Crowds of people walking through a street

Australian Bureau of Statistics
Causes of Death
data for 2018


The Australian Bureau of Statistics (ABS) has released the Causes of Death data for 2018. The data shows that 3,046 people died from suicide, which is a 2.7% decrease on last year.

In 2018, suicide was again ranked as the 13th leading cause of death, equal to 2017 data. All states except for NSW recorded a decrease. NSW also recorded the highest number of suicide deaths overall.

Suicide remained the leading cause of death among people aged 15 to 44 years. Men remained more than three times more likely to die by suicide than women, at 76.2% of all suicide deaths.

All intentional self-harm deaths had co-morbidities mentioned as contributing factors to death. Mood disorders, including depression, were present in almost 44% of deaths.

On the Line CEO Kim O’Neill said, “It is encouraging that the latest data shows a reduction in deaths from intentional self-harm in the past year, but the numbers remind us that suicide remains a major issue in our society.”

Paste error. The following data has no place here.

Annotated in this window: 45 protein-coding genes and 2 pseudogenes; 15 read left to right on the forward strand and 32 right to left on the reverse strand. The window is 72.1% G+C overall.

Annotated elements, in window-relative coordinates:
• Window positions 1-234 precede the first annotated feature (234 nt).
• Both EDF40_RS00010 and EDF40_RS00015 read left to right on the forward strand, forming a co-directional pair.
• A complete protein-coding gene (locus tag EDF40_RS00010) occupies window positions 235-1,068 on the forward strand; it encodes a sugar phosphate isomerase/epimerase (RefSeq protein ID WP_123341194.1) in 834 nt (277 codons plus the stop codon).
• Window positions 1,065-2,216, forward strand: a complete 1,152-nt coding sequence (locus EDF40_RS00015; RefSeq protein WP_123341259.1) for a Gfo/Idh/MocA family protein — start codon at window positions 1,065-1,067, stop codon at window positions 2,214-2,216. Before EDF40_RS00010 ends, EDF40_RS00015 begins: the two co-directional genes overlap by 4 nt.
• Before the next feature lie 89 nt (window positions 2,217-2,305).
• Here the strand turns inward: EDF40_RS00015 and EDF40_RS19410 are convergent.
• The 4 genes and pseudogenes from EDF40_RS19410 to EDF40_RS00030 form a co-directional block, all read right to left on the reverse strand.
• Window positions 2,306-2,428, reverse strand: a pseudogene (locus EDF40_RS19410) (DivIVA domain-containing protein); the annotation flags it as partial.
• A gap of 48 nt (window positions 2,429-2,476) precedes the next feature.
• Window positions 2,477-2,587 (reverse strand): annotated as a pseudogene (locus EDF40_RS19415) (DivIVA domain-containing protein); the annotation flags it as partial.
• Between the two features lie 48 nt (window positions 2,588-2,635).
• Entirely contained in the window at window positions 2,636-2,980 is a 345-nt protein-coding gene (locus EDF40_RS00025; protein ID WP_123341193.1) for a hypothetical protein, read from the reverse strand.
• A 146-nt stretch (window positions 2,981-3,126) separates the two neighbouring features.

“We cannot rest – everyone has a role to play in increasing understanding, awareness and providing support options to people who are going through a tough time. The reduction in deaths year-on-year is a testament to the efforts of a great many people and organisations that are working to reduce the number of people we lose to suicide, but there is still much work to be done.”

“These statistics are a reminder to all that we need to be vigilant and constantly grow our efforts to reach people who need support. We also need to empower people’s support networks of friends, family and acquaintances to recognise when someone may be going through a tough time and how they can offer support and understanding.”


If you or someone you know needs support, please reach out to one of our counselling services.

Suicide Call Back Service – 1300 659 467

SuicideLine Victoria – 1300 651 251

Our professional counsellors are available 24 hours a day, seven days a week.

If it is an emergency, dial 000.